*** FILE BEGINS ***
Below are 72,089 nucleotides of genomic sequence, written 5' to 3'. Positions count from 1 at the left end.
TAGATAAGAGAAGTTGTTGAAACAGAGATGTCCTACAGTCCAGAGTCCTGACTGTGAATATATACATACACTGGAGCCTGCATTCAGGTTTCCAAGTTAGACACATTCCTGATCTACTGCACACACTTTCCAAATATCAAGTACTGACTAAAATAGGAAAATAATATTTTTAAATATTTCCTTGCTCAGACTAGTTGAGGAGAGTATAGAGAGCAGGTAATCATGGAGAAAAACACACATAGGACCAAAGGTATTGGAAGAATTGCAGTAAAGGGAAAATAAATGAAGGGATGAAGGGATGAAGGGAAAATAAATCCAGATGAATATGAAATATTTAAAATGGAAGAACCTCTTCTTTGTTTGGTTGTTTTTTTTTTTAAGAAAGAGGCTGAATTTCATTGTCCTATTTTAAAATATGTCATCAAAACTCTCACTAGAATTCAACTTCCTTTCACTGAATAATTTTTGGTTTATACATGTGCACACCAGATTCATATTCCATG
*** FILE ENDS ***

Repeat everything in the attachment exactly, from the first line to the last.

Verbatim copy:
Below are 72,089 nucleotides of genomic sequence, written 5' to 3'. Positions count from 1 at the left end.
TAGATAAGAGAAGTTGTTGAAACAGAGATGTCCTACAGTCCAGAGTCCTGACTGTGAATATATACATACACTGGAGCCTGCATTCAGGTTTCCAAGTTAGACACATTCCTGATCTACTGCACACACTTTCCAAATATCAAGTACTGACTAAAATAGGAAAATAATATTTTTAAATATTTCCTTGCTCAGACTAGTTGAGGAGAGTATAGAGAGCAGGTAATCATGGAGAAAAACACACATAGGACCAAAGGTATTGGAAGAATTGCAGTAAAGGGAAAATAAATGAAGGGATGAAGGGATGAAGGGAAAATAAATCCAGATGAATATGAAATATTTAAAATGGAAGAACCTCTTCTTTGTTTGGTTGTTTTTTTTTTTAAGAAAGAGGCTGAATTTCATTGTCCTATTTTAAAATATGTCATCAAAACTCTCACTAGAATTCAACTTCCTTTCACTGAATAATTTTTGGTTTATACATGTGCACACCAGATTCATATTCCATG